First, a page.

The 2021 field season and beyond

I plan several academic and outreach projects for the duration of the project. Because deer herbivory has been more intense than expected, I will be fixing deer fencing at LOTW and Barefoot in early spring, including replacing it with sturdier material. The growing season will continue normally, including general maintenance, monthly fertilization of the +nutrient rows, and eventual data collection (e.g., seed mass, plant size, and survival) in summer through fall. This year, I plan to take root samples to assess AMF infection among treatments; lab space for this component of the project was precluded by Covid-19.

I have plans for two major outreach efforts this year. First, I will coordinate with the Boy Scouts of America again to make one or multiple field days at the LOTW SPAs, which will include general maintenance and seed harvesting activities. Second, I will be drafting a short and interpretive report about AMF and their potential value to native plant nurseries, both directly (e.g., cultivating AMF strains to sell to restoration ecologists), and indirectly (e.g., potentially improved plant growth/survival). I have a list of over 65 native plant nurseries I developed for a separate project; this list will be used as a mailing list for the written product. Furthermore, I am interested in hosting a field day at the Barefoot Nursery site, where local farmers have been curious about the project. Similarly, I have been in contact with the University of Illinois Extension to conduct a field day and demonstration with Master Naturalists and Master Gardeners at Heritage. However, these tentative field days will be contingent upon the end of the Covid-19 pandemic.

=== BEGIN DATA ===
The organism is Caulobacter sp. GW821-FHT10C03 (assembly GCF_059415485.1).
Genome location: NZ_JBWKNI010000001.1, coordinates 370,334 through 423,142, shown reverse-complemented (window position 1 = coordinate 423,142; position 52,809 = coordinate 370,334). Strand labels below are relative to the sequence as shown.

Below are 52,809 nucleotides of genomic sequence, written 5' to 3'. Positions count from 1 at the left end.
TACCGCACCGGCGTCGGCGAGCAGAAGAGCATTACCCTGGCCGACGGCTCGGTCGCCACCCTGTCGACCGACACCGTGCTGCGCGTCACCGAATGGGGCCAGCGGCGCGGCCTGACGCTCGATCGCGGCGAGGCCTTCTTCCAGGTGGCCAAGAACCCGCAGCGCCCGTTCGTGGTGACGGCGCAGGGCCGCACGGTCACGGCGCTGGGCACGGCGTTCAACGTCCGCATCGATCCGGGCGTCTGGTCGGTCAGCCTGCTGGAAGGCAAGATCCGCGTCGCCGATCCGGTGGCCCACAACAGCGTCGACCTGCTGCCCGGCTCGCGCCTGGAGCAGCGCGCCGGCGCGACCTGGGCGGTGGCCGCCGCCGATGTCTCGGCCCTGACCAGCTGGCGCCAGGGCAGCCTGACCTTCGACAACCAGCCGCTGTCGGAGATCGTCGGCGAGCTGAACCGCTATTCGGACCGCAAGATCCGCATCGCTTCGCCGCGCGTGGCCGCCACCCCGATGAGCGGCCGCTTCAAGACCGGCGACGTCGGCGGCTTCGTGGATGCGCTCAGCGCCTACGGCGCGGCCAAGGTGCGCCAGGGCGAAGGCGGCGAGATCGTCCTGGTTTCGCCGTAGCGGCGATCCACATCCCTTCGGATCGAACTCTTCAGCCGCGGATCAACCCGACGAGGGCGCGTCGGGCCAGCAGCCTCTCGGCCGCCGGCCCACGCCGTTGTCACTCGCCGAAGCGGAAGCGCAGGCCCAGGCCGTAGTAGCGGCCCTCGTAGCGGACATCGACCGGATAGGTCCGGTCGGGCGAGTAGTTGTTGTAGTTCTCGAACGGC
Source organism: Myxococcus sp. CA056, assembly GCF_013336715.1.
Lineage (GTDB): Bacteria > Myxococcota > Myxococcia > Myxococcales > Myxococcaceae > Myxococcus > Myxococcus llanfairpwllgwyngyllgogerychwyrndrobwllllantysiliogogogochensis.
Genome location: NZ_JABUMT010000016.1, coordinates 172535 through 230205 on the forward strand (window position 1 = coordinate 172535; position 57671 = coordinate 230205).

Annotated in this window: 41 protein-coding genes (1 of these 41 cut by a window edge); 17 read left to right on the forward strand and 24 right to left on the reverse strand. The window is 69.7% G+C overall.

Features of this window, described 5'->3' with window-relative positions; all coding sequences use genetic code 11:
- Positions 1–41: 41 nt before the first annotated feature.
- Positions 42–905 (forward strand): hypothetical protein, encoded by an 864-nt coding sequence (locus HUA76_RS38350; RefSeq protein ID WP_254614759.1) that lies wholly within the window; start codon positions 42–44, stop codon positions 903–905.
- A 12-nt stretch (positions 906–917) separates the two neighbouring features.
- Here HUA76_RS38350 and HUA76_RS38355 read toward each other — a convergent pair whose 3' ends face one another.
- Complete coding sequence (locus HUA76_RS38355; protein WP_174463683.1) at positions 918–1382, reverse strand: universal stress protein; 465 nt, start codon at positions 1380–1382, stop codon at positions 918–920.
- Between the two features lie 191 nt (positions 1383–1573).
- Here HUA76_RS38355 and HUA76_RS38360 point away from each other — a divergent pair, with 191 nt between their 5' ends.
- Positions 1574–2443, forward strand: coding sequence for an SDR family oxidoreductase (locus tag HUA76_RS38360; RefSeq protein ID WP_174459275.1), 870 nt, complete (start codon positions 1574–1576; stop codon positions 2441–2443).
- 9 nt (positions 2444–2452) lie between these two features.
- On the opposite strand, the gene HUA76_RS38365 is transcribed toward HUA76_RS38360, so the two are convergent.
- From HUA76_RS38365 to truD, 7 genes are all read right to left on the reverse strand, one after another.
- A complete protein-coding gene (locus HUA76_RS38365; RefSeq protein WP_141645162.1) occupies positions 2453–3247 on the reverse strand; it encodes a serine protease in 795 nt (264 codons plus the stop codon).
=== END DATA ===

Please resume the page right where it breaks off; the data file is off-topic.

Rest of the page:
Knowledge Gained:

Surprises and challenges of 2020 field season

Several challenges have complicated the research of the 2020 pilot season. The Covid-19 pandemic led to the cancellation of a scientific internship planned at the Barefoot site, in partnership with the University of Illinois at Springfield. The Covid-19 pandemic caused minor delays to beginning the project, though the research was designated as essential due to its time sensitive manner and proceeded.

However, the most substantial challenge of the field season was seedling mortality being higher than initially expected, mostly due to the intensity of herbivory and vandalism from deer. At LOTW, deer herbivory was frequent, and multiple deer fence kits were ruined over the course of the season, amounting to over $1,000 in damages. In addition, the former old field status of the LOTW site encouraged seedling mortality by rodents. Herbivory caused multiple rounds of seedlings to be killed, including an entire row of plantings mere days after field transfer. Therefore, establishment at the LOTW site was poor, particularly for butterfly weed and wild quinine. Seedling mortality was also high at Barefoot, though desiccation and poor soil quality was the apparent and primary reason. Deer herbivory and vandalism was also occasional at Barefoot.

Figure 10: Robust establishment and flowering of the Heritage site. Pictured is the general view of the Heritage site (left), and a typical row in September 2020, showing E. pallida in the foreground, and P. integrifolium in the background (right).

However, my stakeholders and I were pleasantly surprised that established plants produced seed in their first growing season (Fig. 10). The seed has been donated to the Champaign Parks District and CCFPD to be used in local ecological restorations. This season, I was not expecting to acquire any flowering or yield data.


Any opinions, findings, conclusions, or recommendations expressed in this publication are those of the author(s) and do not necessarily reflect the view of the U.S. Department of Agriculture or SARE.